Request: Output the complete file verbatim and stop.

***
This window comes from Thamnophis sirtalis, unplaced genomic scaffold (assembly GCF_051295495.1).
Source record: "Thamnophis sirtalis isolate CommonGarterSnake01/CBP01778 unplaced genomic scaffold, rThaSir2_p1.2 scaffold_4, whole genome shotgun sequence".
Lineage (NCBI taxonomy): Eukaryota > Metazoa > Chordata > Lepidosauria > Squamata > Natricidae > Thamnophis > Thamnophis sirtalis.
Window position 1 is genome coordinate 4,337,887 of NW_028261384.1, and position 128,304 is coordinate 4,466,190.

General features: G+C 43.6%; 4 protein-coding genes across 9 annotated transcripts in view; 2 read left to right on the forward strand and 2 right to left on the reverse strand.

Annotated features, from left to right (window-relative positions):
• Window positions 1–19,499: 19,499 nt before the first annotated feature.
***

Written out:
This window comes from Thamnophis sirtalis, unplaced genomic scaffold (assembly GCF_051295495.1).
Source record: "Thamnophis sirtalis isolate CommonGarterSnake01/CBP01778 unplaced genomic scaffold, rThaSir2_p1.2 scaffold_4, whole genome shotgun sequence".
Lineage (NCBI taxonomy): Eukaryota > Metazoa > Chordata > Lepidosauria > Squamata > Natricidae > Thamnophis > Thamnophis sirtalis.
Window position 1 is genome coordinate 4,337,887 of NW_028261384.1, and position 128,304 is coordinate 4,466,190.

General features: G+C 43.6%; 4 protein-coding genes across 9 annotated transcripts in view; 2 read left to right on the forward strand and 2 right to left on the reverse strand.

Annotated features, from left to right (window-relative positions):
• Window positions 1–19,499: 19,499 nt before the first annotated feature.